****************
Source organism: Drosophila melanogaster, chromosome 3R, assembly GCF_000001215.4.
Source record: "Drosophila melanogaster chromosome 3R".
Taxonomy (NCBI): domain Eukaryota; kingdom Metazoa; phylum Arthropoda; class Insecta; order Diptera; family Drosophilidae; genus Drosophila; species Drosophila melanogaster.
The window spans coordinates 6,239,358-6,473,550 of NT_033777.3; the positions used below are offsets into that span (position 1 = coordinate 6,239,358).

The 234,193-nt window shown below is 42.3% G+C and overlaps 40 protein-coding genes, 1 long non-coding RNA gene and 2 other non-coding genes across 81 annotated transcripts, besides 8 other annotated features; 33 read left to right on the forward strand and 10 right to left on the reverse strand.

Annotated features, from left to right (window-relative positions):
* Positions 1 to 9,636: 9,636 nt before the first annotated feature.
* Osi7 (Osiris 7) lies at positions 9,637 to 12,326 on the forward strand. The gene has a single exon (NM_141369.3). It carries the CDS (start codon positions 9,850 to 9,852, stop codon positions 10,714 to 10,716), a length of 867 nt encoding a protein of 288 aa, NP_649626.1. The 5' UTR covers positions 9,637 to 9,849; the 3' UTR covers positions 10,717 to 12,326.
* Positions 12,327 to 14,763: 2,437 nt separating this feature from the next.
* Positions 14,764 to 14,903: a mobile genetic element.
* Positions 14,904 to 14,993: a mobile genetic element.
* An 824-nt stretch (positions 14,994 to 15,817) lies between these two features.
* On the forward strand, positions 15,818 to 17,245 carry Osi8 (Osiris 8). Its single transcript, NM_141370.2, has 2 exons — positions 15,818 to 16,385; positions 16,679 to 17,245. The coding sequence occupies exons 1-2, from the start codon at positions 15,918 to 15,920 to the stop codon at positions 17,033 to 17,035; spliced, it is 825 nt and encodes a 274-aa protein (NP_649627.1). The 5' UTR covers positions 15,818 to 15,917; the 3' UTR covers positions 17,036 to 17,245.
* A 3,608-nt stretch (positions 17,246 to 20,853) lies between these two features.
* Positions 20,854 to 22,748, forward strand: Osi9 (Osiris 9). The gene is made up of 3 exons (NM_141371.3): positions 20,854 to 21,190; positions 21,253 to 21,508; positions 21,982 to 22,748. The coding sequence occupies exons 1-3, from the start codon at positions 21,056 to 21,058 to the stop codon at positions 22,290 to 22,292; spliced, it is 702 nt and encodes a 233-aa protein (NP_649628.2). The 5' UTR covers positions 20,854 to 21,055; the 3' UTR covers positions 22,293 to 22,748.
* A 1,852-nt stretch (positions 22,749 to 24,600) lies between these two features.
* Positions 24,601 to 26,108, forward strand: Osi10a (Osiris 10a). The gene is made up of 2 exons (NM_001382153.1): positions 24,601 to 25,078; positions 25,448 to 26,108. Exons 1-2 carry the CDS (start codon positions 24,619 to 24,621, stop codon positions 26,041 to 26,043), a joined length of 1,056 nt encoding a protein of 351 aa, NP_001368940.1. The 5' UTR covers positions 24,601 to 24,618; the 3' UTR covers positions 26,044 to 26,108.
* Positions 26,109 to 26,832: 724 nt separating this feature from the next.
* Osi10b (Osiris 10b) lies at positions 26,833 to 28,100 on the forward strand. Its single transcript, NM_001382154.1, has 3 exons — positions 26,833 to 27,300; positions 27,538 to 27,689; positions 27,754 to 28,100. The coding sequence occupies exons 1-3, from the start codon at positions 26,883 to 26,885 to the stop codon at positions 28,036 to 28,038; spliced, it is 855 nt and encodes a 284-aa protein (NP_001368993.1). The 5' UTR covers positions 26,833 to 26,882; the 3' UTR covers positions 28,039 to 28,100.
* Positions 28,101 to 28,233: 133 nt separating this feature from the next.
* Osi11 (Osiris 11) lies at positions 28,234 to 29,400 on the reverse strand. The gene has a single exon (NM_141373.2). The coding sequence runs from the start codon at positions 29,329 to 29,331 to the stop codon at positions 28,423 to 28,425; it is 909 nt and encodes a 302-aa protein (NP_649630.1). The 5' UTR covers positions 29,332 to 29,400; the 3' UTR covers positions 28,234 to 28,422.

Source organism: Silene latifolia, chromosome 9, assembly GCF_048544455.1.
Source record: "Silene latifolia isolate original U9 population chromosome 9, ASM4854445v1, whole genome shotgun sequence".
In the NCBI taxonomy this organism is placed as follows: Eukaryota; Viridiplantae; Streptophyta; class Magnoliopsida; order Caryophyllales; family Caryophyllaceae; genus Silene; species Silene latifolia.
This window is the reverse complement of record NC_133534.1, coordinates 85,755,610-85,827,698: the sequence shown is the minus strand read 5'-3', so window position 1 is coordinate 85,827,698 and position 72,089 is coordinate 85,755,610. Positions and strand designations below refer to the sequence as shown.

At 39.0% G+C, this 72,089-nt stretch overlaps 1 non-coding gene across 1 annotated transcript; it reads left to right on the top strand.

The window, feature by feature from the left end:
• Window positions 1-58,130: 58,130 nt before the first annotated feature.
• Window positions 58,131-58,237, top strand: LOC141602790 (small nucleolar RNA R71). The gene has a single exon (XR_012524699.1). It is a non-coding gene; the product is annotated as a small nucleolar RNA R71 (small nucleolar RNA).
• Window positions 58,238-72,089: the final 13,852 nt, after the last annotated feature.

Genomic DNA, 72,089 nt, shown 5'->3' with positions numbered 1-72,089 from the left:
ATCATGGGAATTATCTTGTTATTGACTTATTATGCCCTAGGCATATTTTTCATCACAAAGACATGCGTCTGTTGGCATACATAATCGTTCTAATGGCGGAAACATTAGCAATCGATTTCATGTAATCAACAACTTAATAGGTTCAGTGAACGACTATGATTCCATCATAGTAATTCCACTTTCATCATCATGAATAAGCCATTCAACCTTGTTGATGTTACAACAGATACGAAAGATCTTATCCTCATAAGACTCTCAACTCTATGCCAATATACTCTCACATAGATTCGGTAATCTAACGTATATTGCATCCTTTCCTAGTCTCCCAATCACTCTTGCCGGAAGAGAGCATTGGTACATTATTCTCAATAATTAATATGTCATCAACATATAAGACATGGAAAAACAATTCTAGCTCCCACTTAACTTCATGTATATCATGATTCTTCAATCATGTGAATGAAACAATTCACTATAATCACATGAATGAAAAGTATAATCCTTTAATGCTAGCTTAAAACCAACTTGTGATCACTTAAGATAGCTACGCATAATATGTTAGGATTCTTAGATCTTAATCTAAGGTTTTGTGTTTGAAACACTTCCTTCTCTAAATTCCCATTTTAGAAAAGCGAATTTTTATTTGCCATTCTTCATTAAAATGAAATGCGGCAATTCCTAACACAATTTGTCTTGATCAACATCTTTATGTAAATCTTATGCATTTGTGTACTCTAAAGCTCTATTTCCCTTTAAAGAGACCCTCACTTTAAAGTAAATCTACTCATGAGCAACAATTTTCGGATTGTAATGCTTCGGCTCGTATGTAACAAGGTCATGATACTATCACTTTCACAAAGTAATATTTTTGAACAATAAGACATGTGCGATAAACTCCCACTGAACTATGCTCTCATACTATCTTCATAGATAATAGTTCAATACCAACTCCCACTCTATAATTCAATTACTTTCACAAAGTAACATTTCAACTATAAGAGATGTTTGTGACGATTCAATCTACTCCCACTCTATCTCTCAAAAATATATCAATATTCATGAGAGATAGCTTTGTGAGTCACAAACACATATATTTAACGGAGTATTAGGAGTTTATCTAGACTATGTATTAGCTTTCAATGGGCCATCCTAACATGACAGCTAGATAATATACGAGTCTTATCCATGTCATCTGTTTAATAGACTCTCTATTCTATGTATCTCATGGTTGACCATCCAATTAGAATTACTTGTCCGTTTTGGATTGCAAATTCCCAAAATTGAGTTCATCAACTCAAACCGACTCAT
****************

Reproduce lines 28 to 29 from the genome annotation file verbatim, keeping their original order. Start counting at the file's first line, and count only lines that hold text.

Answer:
• Window positions 1-58,130: 58,130 nt before the first annotated feature.
• Window positions 58,131-58,237, top strand: LOC141602790 (small nucleolar RNA R71). The gene has a single exon (XR_012524699.1). It is a non-coding gene; the product is annotated as a small nucleolar RNA R71 (small nucleolar RNA).